Thomas's Top 10 Favorite Movies: Introduction & #10
Recently, a friend of mine asked me what my "Top 10 Movies Ever" list looks like.
While my #1 is firmly set in stone, I have a selection of films that I've kept in the back of my mind as movies that have imparted a long-lasting affect on how I interpret theatrical storytelling. However, it's been a very long time since I've actually listed them out, and I haven't ever published why these movies are my top 10.
I've decided that now's a great time to change that.
To be clear, I am not reporting here on top 10 movies ever made. I believe it is important to distinguish the difference between how well a film is made and how much a film affected me and my worldview.
With that said, this series is meant to express my personal interest in movies, and I invite you to follow along as I count down, comment on where my favorites land with you, and share what your favorites are as well.
So now, my list begins with #10:
Sometimes, the best told stories are the ones where not much is said at all. This is the case with Drive, a drama romance starring Ryan Gosling, a stunt driver by day and get away driver by night. Although his defining feature is his tendency to be a loner, Driver (the name assigned to Gosling's character in the credits) falls in love with a waitress named Irene. Eventually, Driver's double life catches up him, putting his new love interest in harms way, and the movie depicts the lengths this man of few words would go to protect her from his life.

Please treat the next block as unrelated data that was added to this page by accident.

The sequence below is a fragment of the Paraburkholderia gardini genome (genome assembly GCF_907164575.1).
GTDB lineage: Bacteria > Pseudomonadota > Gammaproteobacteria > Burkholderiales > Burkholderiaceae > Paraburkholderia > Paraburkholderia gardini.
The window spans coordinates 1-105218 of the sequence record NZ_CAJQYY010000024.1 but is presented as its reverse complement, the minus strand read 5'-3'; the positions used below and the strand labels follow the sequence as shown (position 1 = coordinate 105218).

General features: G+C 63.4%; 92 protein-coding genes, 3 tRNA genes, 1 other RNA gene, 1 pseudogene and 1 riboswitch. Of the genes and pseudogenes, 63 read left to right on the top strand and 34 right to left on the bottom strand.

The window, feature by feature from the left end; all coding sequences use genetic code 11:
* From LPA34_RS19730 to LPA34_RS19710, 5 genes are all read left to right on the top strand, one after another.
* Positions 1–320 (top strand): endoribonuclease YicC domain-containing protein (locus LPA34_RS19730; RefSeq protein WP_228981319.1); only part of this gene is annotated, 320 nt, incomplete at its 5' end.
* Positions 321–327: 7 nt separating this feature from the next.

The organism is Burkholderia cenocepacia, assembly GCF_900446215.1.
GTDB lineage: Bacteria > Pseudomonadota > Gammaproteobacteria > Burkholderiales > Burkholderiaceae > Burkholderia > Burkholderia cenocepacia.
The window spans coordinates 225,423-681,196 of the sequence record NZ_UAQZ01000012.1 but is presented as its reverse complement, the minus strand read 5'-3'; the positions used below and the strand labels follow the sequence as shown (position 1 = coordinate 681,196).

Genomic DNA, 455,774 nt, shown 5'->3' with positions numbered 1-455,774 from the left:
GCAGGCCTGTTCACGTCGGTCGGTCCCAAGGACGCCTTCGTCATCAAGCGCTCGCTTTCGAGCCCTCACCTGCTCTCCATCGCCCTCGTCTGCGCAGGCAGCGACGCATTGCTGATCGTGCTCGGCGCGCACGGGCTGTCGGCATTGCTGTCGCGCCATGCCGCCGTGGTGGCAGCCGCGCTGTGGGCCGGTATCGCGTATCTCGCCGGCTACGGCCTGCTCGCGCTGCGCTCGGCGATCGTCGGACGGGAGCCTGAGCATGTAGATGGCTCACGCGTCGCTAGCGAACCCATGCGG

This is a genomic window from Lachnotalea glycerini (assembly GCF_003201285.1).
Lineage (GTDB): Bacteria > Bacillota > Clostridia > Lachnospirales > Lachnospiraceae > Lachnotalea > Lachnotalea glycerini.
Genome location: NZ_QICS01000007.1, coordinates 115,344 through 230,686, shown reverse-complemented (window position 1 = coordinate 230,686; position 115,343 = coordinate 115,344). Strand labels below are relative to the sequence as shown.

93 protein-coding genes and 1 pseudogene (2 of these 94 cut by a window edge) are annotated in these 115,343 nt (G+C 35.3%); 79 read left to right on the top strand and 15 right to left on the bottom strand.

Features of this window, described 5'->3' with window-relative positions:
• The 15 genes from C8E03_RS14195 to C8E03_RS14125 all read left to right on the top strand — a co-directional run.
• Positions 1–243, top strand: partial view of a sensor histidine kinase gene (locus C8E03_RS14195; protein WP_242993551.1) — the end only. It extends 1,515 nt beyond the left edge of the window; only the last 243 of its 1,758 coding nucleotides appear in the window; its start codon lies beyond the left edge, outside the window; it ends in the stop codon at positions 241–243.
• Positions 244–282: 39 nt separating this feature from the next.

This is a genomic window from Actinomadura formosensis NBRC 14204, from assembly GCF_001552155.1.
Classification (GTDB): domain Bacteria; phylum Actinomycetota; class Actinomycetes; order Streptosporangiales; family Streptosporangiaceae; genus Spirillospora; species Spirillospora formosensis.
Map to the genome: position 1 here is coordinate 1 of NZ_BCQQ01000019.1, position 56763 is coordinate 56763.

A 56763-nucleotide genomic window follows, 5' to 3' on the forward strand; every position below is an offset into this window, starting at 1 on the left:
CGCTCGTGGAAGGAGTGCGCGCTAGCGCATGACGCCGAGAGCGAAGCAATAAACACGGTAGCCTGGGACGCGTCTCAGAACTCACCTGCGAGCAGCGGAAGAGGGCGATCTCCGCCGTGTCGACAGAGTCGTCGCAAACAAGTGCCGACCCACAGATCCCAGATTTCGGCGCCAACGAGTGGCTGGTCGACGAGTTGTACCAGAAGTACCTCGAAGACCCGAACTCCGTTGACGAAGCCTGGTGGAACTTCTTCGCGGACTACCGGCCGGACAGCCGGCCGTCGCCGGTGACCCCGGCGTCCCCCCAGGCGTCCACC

If this premise sounds familiar, that's because it's almost the exact same plot as 2017's Baby Driver, also featuring an ambiguously named low-word-count protagonist, getaway stunt driving sequences, and a newfound love interest in need of protection from a precarious lifestyle. Turns out, Baby Driver was also my favorite movie of 2017.
Despite the name, Drive is not entirely action packed. It's not heavy on visual effects. And as I mentioned, there's not a whole lot of talking. In fact, Driver says a mere 891 words in the whole 1 hour and 40 minute run-time. What makes stories like these so appealing to me is the charisma of the main character. How actions and body language communicates everything Driver is thinking and feeling better than words can.
Drive delivers a mesmerizing love story set against an 80's style electric soundtrack with a conclusion that isn't what most would expect, yet hits a satisfying note; satisfying enough to be number 10 in my top ten favorites.